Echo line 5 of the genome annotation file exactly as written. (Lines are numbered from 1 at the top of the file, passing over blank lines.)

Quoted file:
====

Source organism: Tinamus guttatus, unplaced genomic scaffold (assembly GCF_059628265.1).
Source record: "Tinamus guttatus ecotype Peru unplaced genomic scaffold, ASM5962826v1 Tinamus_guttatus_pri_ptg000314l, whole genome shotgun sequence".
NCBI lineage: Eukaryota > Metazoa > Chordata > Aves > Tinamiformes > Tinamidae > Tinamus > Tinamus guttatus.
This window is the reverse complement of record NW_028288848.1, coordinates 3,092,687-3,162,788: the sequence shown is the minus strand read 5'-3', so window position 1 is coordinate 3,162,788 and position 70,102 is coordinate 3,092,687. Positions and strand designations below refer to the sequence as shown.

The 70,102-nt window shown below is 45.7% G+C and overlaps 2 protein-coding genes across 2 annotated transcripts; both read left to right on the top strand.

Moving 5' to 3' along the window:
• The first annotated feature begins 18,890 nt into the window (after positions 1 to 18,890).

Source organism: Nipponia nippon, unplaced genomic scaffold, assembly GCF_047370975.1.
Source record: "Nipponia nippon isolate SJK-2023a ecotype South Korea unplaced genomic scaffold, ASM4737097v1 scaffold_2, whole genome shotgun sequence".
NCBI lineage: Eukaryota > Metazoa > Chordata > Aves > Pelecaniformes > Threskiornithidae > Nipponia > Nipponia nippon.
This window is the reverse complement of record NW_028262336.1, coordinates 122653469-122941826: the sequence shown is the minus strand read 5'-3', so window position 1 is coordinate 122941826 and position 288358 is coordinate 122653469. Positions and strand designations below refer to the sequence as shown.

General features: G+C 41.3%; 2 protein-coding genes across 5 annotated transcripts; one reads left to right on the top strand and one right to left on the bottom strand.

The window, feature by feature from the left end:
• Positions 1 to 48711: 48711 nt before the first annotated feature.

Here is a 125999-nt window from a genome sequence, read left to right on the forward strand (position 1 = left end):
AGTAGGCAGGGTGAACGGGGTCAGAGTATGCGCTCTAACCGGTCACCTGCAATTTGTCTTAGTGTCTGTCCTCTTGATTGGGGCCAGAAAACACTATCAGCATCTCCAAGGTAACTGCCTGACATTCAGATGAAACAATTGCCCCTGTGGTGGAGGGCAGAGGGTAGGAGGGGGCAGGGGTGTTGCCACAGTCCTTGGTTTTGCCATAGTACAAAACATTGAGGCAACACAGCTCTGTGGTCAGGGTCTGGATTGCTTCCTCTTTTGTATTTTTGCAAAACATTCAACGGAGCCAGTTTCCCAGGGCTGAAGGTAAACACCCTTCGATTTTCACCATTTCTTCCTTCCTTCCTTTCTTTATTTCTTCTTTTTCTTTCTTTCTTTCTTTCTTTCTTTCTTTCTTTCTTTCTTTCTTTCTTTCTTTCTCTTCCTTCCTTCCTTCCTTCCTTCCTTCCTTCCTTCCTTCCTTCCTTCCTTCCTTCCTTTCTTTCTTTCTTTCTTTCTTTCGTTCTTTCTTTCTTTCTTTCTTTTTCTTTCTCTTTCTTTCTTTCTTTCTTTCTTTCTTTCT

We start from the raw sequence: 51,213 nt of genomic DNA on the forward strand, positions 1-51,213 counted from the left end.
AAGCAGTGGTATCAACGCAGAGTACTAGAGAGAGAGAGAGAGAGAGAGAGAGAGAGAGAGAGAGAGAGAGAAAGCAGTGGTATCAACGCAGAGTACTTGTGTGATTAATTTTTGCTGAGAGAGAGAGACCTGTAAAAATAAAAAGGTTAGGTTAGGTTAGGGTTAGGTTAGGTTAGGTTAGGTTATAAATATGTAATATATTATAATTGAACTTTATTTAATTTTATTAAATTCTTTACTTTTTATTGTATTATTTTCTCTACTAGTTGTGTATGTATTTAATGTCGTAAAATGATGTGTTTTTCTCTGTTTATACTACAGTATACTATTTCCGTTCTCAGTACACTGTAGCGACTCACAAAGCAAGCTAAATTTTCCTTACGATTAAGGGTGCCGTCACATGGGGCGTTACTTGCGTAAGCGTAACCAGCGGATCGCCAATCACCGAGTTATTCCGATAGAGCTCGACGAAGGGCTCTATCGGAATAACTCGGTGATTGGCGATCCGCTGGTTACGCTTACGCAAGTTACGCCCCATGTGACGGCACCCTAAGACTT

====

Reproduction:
The 70,102-nt window shown below is 45.7% G+C and overlaps 2 protein-coding genes across 2 annotated transcripts; both read left to right on the top strand.